Aspen Skiing Co., Snowmass police: Obey all trail closures |

Aspen Skiing Co., Snowmass police: Obey all trail closures

Skiers and snowboarders are ducking ropes at all Aspen Skiing Co. mountains looking for powder stashes, but in some cases, they’re also finding exploding avalanche bombs and terrain they can’t handle.

Closure violations have occurred in high numbers on all Skico mountains since this period of heavy snowfall began almost two weeks ago, said Skico spokesman Jeff Hanle. Some have escalated to potentially dangerous situations: On Snowmass, ski patrollers had to rappel down a cliff to rescue an individual stuck in closed terrain near KT Gully on Friday, and two different pairs of riders have entered runs while patrollers were conducting avalanche-control work.

In one case, the individuals were still in the run when an avalanche bomb exploded — a risk people might not think about when they duck a rope, said Brian Olson, Snowmass Village’s police chief.

While law enforcement hasn’t gotten involved in violations on other mountains, in Snowmass, where the Skier Safety Act has been incorporated into the town code, officers have issued 15 citations to offenders turned into them by ski patrol.

Patrollers don’t always involve the police, and the officers don’t always write tickets, Olson said. But avalanche danger is high after a long dry period followed by abundant snowfall, and that’s why the department is taking offenses more seriously, he said.

“It’s extremely important when we have this type of snowpack and snowfall in a short period of time that people obey all in-bounds closures,” Hanle said.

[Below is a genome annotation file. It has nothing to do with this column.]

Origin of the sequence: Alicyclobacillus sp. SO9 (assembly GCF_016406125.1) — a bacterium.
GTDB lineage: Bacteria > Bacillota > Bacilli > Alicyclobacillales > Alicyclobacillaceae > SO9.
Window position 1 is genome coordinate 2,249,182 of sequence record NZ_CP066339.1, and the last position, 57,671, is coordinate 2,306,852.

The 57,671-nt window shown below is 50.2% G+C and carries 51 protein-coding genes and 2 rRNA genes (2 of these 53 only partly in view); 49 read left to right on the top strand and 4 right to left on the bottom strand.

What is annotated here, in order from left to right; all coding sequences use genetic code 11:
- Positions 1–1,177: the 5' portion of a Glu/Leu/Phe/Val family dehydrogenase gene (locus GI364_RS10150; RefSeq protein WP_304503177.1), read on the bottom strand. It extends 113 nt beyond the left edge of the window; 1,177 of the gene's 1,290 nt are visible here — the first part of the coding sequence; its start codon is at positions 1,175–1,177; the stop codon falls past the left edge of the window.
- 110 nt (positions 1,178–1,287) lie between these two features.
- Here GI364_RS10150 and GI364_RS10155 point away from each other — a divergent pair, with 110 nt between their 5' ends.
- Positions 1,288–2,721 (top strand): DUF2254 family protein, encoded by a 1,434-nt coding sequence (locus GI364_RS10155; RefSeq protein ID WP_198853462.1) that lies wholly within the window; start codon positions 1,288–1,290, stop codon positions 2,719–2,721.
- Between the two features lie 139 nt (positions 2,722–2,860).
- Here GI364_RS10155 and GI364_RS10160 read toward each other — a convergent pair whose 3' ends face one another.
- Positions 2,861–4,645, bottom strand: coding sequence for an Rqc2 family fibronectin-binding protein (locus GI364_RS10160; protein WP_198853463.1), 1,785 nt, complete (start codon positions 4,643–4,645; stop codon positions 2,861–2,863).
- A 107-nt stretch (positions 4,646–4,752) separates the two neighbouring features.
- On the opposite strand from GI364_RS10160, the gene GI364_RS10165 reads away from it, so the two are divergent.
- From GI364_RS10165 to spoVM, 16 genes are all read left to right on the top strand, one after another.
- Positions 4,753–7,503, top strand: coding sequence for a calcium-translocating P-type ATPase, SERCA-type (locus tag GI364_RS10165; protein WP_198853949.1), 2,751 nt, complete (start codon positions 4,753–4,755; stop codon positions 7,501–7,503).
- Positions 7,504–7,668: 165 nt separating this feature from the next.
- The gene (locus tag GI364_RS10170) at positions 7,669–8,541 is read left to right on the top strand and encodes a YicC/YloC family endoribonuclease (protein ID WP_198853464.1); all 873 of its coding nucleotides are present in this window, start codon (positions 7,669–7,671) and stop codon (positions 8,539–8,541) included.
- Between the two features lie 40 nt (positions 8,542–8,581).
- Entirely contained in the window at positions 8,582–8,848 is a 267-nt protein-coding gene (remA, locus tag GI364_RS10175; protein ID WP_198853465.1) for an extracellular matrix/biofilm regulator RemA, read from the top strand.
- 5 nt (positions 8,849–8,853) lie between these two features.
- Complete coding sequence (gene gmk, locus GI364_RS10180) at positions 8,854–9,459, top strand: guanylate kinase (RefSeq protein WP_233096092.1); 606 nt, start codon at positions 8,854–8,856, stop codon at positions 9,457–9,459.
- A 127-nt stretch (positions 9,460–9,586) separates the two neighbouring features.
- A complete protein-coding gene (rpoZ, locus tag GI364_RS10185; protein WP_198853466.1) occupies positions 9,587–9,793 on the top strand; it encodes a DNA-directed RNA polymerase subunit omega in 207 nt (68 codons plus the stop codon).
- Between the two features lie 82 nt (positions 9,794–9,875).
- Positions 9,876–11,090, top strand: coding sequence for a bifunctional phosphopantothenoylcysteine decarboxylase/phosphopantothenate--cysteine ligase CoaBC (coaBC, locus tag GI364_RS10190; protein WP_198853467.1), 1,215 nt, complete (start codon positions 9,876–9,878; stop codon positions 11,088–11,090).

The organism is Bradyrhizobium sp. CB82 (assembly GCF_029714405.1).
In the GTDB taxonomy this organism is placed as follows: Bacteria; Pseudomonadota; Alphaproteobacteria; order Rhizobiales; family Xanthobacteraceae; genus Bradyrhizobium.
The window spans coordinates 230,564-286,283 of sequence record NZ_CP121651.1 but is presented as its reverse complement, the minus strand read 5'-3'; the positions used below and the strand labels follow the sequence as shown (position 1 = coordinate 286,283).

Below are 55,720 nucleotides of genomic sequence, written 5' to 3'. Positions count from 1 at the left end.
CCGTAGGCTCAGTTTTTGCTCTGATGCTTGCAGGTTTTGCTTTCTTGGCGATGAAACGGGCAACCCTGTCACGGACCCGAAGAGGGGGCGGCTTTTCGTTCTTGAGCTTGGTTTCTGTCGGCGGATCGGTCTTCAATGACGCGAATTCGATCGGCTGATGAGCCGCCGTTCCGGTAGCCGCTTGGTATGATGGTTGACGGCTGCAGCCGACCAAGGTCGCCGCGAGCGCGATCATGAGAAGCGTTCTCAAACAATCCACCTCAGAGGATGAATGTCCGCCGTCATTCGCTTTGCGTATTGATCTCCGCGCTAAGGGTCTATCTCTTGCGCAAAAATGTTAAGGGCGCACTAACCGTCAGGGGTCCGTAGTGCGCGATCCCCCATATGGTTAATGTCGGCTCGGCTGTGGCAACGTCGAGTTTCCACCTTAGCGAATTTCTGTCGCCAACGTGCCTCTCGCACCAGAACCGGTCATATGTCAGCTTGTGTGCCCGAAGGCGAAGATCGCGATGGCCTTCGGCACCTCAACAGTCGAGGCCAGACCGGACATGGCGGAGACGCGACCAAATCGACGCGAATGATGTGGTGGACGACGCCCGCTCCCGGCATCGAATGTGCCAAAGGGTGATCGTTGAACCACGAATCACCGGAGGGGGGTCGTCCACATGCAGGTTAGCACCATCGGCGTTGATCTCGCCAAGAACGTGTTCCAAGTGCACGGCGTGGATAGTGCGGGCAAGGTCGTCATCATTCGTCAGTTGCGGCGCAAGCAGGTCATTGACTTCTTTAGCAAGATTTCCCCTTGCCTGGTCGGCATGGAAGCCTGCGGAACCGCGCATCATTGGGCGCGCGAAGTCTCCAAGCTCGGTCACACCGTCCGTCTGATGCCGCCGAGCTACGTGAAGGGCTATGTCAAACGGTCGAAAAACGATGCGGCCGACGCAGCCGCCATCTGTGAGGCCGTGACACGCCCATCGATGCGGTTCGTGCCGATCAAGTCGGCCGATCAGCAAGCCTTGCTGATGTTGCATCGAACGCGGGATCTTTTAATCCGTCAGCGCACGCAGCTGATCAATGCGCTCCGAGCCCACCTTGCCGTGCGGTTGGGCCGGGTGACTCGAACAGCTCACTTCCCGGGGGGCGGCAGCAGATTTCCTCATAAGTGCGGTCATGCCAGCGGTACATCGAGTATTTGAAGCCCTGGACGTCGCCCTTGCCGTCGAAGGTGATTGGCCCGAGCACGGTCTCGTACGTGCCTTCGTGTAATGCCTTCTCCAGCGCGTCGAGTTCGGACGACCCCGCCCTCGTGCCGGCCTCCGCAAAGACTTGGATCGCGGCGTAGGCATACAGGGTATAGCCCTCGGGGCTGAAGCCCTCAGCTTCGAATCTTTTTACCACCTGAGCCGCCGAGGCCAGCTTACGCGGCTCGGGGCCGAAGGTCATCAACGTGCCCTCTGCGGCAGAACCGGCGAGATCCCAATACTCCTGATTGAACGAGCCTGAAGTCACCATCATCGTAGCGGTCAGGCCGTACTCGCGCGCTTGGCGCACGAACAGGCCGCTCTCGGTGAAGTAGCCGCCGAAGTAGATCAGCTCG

On Feb. 23, an Aspen man skiing outside the western Aspen Mountain boundary was killed in an avalanche. Skico doesn’t prevent people from leaving its terrain and skiing out of bounds, Hanle said. But avalanche danger can exist in-bounds, and Snowmass has more runs that open and close depending on conditions than the other Aspen ski areas, Olson said.

If ski patrol closes a run, it’s for a reason, Hanle said.

“Use common sense,” Hanle said. “Don’t get carried away with powder fever. And those runs open when they’re ready. Go get ‘em then.”

The police haven’t got involved in violations on other Skico mountains, Hanle said. But patrollers will sometimes take lift tickets or passes when they catch someone in closed terrain, depending on the severity of the violation, a rider’s knowledge of their location and how they react to ski patrol stopping them.

“If you have a negative attitude toward the patrol, you’re probably going to have more consequences,” Hanle said.

But ski patrollers aren’t trying to ruin the fun, he said.

“They’re out there for your safety,” he said.

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